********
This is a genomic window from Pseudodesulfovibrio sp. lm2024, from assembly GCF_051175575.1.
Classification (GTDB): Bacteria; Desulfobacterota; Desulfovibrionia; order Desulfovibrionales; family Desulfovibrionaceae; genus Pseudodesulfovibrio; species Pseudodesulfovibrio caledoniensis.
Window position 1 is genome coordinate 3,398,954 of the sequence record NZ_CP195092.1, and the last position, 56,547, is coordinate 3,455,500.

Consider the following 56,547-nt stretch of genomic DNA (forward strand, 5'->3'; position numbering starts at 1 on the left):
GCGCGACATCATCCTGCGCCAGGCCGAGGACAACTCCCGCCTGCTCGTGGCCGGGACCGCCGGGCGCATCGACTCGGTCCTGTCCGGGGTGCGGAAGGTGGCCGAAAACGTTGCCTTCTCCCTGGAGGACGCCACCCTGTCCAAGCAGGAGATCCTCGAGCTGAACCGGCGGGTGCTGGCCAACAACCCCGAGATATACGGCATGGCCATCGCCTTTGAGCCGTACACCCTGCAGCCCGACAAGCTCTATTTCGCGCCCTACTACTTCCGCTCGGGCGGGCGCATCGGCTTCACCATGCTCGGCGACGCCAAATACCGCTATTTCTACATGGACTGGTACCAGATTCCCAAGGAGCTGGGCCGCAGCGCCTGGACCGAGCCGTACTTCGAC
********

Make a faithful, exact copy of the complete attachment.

This is a genomic window from Pseudodesulfovibrio sp. lm2024, from assembly GCF_051175575.1.
Classification (GTDB): Bacteria; Desulfobacterota; Desulfovibrionia; order Desulfovibrionales; family Desulfovibrionaceae; genus Pseudodesulfovibrio; species Pseudodesulfovibrio caledoniensis.
Window position 1 is genome coordinate 3,398,954 of the sequence record NZ_CP195092.1, and the last position, 56,547, is coordinate 3,455,500.

Consider the following 56,547-nt stretch of genomic DNA (forward strand, 5'->3'; position numbering starts at 1 on the left):
GCGCGACATCATCCTGCGCCAGGCCGAGGACAACTCCCGCCTGCTCGTGGCCGGGACCGCCGGGCGCATCGACTCGGTCCTGTCCGGGGTGCGGAAGGTGGCCGAAAACGTTGCCTTCTCCCTGGAGGACGCCACCCTGTCCAAGCAGGAGATCCTCGAGCTGAACCGGCGGGTGCTGGCCAACAACCCCGAGATATACGGCATGGCCATCGCCTTTGAGCCGTACACCCTGCAGCCCGACAAGCTCTATTTCGCGCCCTACTACTTCCGCTCGGGCGGGCGCATCGGCTTCACCATGCTCGGCGACGCCAAATACCGCTATTTCTACATGGACTGGTACCAGATTCCCAAGGAGCTGGGCCGCAGCGCCTGGACCGAGCCGTACTTCGAC